through August 1
Broodthaers Society of America
520 West 143rd Street
New York, NY 10031
I don’t even know whether I’m lazy, I might well be. But the question could just as well be put the other way around: why is such and such a person hardworking?
—Marcel Broodthaers, 1976
The Broodthaers Society of America is pleased to announce an ongoing performance event on the subject of laziness. The event will be accessible beginning Monday, June 21st and will continue through Sunday, August 1st. The setting for the event is comprised of three parts: a bespoke queen-sized bed installed in the gallery for the duration of the exhibition; an online portal through which willing participants can occupy the bed during regular business hours; and new scholarship around two interviews in which the success of Marcel Broodthaers as a visual artist is largely attributed to his laziness.
In the first interview—translated here for the first time by art critic and curator Nora Kovacs—plus minus zero magazine editor Stéphane Rona asked Parisian art critic Otto Hahn to share his thoughts regarding Marcel Broodthaers on the occasion of Broodthaers’ retrospective at the Centre National d’Art Contemporain, Paris. Throughout the exchange, Rona and Hahn are by turns dismissive and incredulous that such a “personalité” as Broodthaers could be fêted at the CNAC.
Piqued by the tone of this interview, Broodthaers demanded equal time. Rona obliged by conducting a corresponding interview with him for publication in the next issue of plus minus zero, but, alas, Broodthaers died three days before it was scheduled to hit the newsstands. Although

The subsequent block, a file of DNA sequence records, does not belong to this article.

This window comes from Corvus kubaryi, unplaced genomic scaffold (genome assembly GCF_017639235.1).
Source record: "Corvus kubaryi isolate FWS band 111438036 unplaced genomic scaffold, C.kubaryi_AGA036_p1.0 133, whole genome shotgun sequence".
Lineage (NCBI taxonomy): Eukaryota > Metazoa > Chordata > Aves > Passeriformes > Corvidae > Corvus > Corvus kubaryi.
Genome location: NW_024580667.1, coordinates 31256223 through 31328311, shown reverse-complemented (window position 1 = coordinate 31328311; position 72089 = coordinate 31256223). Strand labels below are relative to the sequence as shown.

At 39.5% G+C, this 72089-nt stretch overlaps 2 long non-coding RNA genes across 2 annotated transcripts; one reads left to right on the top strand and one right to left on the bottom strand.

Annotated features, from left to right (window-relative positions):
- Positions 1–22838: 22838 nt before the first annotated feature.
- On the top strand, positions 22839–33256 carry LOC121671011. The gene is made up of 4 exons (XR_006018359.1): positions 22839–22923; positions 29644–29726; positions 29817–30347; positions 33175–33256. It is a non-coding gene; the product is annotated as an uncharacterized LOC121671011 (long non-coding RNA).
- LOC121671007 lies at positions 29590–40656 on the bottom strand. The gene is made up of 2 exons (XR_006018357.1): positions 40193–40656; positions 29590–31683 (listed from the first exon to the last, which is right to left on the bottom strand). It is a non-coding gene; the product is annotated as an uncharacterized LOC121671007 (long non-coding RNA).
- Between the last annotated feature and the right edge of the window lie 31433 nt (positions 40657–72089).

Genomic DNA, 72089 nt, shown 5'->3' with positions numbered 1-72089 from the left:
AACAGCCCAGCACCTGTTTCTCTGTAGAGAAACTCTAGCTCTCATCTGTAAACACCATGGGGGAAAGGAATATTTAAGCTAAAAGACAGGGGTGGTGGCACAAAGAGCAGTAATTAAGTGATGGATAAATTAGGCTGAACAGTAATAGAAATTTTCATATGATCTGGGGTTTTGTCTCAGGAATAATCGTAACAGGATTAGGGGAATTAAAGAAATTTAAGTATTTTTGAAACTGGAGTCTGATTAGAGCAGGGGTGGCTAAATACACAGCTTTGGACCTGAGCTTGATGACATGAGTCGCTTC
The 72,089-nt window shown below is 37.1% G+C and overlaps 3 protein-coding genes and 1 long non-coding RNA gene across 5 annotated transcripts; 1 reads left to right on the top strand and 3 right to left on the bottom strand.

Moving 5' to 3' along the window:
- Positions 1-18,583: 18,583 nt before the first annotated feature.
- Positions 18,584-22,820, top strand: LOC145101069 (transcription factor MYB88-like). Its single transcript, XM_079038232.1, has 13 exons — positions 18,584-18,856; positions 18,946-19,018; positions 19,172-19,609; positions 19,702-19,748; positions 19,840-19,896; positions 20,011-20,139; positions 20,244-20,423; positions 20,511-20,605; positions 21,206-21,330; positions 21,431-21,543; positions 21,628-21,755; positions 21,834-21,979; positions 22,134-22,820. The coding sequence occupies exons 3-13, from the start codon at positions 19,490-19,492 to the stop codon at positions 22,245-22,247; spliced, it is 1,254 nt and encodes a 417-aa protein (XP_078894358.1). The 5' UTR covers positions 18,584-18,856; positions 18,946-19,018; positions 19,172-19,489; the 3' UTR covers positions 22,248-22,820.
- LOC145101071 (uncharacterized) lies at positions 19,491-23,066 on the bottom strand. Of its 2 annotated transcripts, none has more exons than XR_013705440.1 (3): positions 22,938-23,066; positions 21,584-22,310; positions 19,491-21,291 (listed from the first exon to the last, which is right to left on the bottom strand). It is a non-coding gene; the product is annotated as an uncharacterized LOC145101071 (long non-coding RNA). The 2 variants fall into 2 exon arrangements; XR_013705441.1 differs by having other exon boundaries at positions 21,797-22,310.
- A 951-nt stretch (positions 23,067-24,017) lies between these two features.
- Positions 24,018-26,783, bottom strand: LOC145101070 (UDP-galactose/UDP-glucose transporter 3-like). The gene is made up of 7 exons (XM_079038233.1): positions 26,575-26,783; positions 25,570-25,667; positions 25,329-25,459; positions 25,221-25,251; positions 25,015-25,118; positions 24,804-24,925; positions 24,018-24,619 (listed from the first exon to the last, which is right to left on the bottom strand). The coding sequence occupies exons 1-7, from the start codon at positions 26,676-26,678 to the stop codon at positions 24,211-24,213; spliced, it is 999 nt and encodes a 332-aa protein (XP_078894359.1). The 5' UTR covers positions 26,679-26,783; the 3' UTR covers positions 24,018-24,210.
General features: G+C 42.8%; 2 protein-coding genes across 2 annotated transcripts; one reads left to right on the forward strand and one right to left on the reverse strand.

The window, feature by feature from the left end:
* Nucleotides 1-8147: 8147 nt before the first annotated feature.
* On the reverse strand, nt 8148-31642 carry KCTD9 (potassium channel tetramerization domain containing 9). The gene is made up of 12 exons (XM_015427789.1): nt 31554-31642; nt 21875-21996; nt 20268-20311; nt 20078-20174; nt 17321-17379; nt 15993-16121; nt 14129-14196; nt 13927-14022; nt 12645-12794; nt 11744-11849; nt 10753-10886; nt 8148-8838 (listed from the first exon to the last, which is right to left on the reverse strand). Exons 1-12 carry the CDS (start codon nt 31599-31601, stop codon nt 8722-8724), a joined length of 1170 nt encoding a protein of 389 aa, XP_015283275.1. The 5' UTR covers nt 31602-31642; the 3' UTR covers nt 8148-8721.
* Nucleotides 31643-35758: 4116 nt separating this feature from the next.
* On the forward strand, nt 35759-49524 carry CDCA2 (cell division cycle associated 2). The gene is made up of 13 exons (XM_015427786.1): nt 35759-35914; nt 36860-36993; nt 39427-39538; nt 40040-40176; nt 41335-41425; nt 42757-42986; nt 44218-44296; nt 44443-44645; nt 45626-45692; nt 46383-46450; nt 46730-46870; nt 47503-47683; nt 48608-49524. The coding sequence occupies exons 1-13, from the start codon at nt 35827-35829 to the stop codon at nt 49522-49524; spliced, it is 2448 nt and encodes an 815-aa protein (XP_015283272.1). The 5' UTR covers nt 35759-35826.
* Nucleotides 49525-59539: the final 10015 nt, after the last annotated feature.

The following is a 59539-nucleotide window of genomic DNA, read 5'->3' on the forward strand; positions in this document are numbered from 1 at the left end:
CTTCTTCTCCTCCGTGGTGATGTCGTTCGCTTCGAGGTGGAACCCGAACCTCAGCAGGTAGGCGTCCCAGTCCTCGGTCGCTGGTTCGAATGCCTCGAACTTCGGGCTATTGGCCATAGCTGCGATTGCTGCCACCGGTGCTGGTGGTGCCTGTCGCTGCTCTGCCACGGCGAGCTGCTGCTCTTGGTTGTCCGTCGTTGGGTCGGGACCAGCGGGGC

this final interview by Broodthaers is well known, Laziness marks the first time it will be published in tandem, in English, with the Rona and Hahn conversation that inspired it. A fourth component of Laziness—the show’s ‘hidden track’ so to speak—will be a first edition of the announcement with which Broodthaers’ infamously launched his career as a visual artist, the silkscreened magazine pages on which he wondered aloud whether or not he, too, might sell something and succeed in life.
Therein lies the rub. As summer begins and the sixteen-ton gears of the artworld begin to groan and turn and reengage—urging us back, back to work, back to school, back to attention-giving, back to building back better the neonormalcy of a more diverse and inclusive neoliberalism—what to make of success and resistance? Of success as resistance? Is that even possible now in a way that it was for Broodthaers? Yes, we are aware that laziness is a privileged object of consideration, a subject position that is practically unthinkable for entire swaths of the art community, let alone humanity. Nonetheless, with Marcel Broodthaers in mind, this show encourages us to consider—even perform—the “many different components entering into these definitions of laziness and work.”
The Broodthaers Society of America provides a forum in which America might contemplate itself through the life and work of Marcel Broodthaers. When Broodthaers died at the relatively young age of fifty-two, he left behind many unfinished ideas on such themes as laziness, merchandise, and the alphabet. The BSA periodically mounts exhibitions and events that expand on these ideas. The BSA also houses an extensive archive of Broodthaers related material and maintains a growing community of scholars and enthusiasts. Most recently we have converted our parlor floor into MBnb, a commercial space available to artists, designers, dealers, writers, and people in trade the world over.
Laziness the pamphlet can be purchased here
Occupants of the show can be seen here